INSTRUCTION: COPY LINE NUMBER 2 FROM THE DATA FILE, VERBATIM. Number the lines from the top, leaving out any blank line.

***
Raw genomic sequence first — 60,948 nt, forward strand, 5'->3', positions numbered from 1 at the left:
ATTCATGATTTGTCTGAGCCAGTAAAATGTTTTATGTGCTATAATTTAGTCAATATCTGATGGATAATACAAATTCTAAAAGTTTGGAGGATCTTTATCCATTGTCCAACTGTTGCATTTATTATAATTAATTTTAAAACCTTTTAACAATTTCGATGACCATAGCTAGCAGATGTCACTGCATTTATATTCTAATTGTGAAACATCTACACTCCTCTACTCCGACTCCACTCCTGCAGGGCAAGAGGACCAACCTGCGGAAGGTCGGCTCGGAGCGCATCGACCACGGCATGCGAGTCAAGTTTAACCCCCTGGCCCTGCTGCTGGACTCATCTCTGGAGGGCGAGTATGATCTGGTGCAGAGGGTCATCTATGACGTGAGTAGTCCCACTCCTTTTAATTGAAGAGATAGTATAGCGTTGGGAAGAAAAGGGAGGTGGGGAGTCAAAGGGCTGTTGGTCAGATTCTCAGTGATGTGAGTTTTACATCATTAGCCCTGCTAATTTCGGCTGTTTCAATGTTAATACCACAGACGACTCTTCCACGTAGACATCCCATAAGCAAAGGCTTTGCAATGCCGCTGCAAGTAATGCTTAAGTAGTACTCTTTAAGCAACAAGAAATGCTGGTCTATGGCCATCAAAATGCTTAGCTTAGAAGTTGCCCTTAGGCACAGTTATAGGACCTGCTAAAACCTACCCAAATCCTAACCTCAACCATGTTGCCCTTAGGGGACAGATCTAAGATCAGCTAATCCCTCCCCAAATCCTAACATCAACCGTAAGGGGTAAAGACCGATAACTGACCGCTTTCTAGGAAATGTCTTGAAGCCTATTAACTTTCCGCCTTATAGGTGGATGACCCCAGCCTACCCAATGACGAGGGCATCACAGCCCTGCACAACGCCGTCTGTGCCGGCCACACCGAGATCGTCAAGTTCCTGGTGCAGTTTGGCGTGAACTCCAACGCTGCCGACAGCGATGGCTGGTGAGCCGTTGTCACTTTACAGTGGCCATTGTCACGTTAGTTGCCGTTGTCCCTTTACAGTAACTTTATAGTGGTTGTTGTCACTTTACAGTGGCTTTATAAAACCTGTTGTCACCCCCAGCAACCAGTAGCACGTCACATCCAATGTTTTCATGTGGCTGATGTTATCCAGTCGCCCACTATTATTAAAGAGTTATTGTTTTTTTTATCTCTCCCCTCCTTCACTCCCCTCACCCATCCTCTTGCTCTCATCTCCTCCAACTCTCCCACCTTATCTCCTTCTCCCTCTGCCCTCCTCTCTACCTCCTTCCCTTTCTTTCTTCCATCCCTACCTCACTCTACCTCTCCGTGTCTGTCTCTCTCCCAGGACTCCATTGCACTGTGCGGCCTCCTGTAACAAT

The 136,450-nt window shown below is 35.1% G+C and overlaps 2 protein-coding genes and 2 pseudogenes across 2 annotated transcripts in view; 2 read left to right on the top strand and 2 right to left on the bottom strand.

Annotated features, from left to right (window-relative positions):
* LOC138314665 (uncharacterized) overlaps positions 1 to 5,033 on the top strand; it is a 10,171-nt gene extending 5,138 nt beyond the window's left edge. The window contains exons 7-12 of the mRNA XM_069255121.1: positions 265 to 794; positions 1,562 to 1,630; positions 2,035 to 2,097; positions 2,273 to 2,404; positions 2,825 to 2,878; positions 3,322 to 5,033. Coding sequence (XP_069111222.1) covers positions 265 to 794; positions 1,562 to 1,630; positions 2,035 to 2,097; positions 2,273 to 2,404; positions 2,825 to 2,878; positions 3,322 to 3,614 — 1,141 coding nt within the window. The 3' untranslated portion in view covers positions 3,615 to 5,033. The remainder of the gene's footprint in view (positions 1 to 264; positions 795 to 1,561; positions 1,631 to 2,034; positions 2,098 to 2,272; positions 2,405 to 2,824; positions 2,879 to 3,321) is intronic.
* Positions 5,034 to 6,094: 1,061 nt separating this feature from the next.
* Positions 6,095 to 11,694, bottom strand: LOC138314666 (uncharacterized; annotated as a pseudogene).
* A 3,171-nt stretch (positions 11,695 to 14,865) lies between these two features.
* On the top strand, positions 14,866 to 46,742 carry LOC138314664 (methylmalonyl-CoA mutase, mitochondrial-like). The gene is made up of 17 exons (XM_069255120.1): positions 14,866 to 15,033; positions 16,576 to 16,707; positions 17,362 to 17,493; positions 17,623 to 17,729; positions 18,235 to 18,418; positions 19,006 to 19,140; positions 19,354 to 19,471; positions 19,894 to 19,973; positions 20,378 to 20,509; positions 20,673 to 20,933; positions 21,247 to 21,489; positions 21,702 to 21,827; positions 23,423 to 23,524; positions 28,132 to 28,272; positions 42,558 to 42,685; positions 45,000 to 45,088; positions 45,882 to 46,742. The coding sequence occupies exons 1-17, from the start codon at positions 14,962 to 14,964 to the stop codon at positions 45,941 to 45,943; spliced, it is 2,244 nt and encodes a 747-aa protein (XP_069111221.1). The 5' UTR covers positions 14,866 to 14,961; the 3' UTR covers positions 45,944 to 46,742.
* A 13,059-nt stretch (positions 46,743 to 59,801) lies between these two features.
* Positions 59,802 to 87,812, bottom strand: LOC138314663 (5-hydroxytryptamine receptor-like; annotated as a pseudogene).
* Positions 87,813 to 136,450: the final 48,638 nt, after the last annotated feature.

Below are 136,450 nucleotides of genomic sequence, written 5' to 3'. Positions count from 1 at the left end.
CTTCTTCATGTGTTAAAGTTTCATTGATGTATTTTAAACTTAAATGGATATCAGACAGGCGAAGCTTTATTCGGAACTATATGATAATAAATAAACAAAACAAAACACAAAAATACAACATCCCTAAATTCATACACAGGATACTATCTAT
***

ATTCATGATTTGTCTGAGCCAGTAAAATGTTTTATGTGCTATAATTTAGTCAATATCTGATGGATAATACAAATTCTAAAAGTTTGGAGGATCTTTATCCATTGTCCAACTGTTGCATTTATTATAATTAATTTTAAAACCTTTTAACAATTTCGATGACCATAGCTAGCAGATGTCACTGCATTTATATTCTAATTGTGAAACATCTACACTCCTCTACTCCGACTCCACTCCTGCAGGGCAAGAGGACCAACCTGCGGAAGGTCGGCTCGGAGCGCATCGACCACGGCATGCGAGTCAAGTTTAACCCCCTGGCCCTGCTGCTGGACTCATCTCTGGAGGGCGAGTATGATCTGGTGCAGAGGGTCATCTATGACGTGAGTAGTCCCACTCCTTTTAATTGAAGAGATAGTATAGCGTTGGGAAGAAAAGGGAGGTGGGGAGTCAAAGGGCTGTTGGTCAGATTCTCAGTGATGTGAGTTTTACATCATTAGCCCTGCTAATTTCGGCTGTTTCAATGTTAATACCACAGACGACTCTTCCACGTAGACATCCCATAAGCAAAGGCTTTGCAATGCCGCTGCAAGTAATGCTTAAGTAGTACTCTTTAAGCAACAAGAAATGCTGGTCTATGGCCATCAAAATGCTTAGCTTAGAAGTTGCCCTTAGGCACAGTTATAGGACCTGCTAAAACCTACCCAAATCCTAACCTCAACCATGTTGCCCTTAGGGGACAGATCTAAGATCAGCTAATCCCTCCCCAAATCCTAACATCAACCGTAAGGGGTAAAGACCGATAACTGACCGCTTTCTAGGAAATGTCTTGAAGCCTATTAACTTTCCGCCTTATAGGTGGATGACCCCAGCCTACCCAATGACGAGGGCATCACAGCCCTGCACAACGCCGTCTGTGCCGGCCACACCGAGATCGTCAAGTTCCTGGTGCAGTTTGGCGTGAACTCCAACGCTGCCGACAGCGATGGCTGGTGAGCCGTTGTCACTTTACAGTGGCCATTGTCACGTTAGTTGCCGTTGTCCCTTTACAGTAACTTTATAGTGGTTGTTGTCACTTTACAGTGGCTTTATAAAACCTGTTGTCACCCCCAGCAACCAGTAGCACGTCACATCCAATGTTTTCATGTGGCTGATGTTATCCAGTCGCCCACTATTATTAAAGAGTTATTGTTTTTTTTATCTCTCCCCTCCTTCACTCCCCTCACCCATCCTCTTGCTCTCATCTCCTCCAACTCTCCCACCTTATCTCCTTCTCCCTCTGCCCTCCTCTCTACCTCCTTCCCTTTCTTTCTTCCATCCCTACCTCACTCTACCTCTCCGTGTCTGTCTCTCTCCCAGGACTCCATTGCACTGTGCGGCCTCCTGTAACAAT